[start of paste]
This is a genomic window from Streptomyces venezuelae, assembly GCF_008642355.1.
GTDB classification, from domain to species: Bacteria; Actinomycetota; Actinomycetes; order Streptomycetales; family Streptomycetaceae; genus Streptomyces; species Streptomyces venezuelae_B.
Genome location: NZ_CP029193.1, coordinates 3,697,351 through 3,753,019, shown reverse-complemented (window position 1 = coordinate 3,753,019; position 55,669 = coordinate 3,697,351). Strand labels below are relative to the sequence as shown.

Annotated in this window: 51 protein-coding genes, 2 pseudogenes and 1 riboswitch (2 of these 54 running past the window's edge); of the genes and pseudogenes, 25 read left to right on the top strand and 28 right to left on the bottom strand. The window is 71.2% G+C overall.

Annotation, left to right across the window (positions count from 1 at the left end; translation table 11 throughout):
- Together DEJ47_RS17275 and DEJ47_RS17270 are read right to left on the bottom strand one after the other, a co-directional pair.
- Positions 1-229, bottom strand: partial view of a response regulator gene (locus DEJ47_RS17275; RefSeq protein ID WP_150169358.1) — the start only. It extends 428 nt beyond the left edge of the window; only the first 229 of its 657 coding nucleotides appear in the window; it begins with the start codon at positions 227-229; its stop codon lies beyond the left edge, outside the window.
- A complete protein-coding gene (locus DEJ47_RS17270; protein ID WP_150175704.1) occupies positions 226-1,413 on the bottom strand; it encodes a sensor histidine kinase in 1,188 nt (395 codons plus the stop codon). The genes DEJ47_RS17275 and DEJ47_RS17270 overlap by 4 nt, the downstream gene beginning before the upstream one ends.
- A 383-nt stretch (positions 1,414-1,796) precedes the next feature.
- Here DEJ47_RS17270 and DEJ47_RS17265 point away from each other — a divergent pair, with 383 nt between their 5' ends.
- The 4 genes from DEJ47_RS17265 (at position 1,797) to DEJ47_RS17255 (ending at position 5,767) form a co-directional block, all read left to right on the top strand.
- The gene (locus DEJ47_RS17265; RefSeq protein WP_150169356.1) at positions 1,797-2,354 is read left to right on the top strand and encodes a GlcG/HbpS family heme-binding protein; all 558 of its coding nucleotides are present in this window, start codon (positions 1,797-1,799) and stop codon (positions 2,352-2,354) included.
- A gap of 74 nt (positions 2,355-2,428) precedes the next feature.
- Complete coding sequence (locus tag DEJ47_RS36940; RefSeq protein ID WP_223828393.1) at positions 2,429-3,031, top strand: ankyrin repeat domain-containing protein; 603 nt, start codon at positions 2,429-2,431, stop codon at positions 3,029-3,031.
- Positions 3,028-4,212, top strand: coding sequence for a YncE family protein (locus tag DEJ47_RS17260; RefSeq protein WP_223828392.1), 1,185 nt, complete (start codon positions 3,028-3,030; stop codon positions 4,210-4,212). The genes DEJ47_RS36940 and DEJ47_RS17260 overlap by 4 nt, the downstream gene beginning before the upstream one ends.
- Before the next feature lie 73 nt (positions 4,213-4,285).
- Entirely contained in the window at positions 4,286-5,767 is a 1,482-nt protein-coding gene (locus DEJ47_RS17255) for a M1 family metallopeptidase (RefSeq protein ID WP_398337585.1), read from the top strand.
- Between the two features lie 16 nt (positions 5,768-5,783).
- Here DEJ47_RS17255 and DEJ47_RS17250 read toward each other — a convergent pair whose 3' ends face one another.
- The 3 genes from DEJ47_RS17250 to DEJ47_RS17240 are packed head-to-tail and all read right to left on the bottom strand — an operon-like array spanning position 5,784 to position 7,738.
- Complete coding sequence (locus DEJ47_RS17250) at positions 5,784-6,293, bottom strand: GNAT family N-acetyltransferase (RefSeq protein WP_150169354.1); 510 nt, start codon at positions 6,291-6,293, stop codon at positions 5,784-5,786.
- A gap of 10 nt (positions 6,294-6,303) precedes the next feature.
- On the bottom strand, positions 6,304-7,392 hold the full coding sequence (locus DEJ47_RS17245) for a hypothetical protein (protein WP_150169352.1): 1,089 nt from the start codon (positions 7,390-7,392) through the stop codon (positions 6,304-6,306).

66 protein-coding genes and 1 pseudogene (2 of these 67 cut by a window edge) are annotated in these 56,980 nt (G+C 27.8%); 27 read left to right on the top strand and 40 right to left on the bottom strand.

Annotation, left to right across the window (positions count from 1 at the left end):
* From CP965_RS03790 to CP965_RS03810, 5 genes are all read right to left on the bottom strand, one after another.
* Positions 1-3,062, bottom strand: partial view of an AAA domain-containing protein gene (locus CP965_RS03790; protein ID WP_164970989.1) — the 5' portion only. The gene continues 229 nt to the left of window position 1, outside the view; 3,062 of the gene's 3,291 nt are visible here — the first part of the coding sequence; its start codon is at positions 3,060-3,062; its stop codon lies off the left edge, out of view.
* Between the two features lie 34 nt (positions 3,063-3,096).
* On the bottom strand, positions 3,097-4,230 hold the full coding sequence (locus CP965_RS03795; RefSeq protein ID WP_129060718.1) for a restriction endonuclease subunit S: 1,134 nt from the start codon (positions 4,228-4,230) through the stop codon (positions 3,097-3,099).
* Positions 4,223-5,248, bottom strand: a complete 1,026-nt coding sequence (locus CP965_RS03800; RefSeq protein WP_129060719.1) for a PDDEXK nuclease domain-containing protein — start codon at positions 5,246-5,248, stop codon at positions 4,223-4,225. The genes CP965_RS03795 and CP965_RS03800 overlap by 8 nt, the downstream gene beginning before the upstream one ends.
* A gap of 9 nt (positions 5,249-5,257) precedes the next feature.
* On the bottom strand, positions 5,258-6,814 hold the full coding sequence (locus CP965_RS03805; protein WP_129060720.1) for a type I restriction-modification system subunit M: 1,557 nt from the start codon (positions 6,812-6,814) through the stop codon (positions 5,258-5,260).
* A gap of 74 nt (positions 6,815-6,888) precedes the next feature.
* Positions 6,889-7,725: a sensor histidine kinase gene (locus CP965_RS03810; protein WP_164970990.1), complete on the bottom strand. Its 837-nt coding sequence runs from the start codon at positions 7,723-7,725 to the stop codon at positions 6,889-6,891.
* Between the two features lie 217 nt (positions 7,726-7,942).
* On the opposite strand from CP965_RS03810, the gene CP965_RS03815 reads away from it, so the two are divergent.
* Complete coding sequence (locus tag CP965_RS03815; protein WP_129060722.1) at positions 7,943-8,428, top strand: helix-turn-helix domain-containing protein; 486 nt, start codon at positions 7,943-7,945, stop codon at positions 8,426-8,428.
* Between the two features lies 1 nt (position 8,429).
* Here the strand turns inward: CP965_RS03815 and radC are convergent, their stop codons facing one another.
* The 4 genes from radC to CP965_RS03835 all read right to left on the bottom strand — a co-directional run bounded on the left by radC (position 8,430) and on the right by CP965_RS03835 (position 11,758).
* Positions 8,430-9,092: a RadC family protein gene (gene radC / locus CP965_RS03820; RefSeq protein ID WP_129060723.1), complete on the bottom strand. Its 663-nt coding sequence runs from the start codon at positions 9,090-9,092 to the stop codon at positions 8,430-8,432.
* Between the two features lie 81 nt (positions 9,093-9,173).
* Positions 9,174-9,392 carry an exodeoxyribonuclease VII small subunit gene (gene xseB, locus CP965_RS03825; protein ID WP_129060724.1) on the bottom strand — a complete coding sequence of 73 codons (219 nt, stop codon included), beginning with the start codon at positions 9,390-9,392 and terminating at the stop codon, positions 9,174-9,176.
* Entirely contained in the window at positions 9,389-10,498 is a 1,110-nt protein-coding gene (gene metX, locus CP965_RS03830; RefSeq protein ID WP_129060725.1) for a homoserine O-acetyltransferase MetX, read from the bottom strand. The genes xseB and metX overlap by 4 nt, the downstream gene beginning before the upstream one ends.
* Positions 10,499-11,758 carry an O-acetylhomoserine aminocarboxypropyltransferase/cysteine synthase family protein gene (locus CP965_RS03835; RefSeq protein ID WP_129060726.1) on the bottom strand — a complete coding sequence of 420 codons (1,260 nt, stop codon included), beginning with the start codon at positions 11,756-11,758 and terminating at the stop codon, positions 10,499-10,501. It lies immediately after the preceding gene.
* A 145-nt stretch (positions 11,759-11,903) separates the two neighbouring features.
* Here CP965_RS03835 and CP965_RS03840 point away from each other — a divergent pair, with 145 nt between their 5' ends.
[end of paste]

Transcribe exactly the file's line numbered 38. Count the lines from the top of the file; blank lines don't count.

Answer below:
* Between the two features lies 1 nt (position 8,429).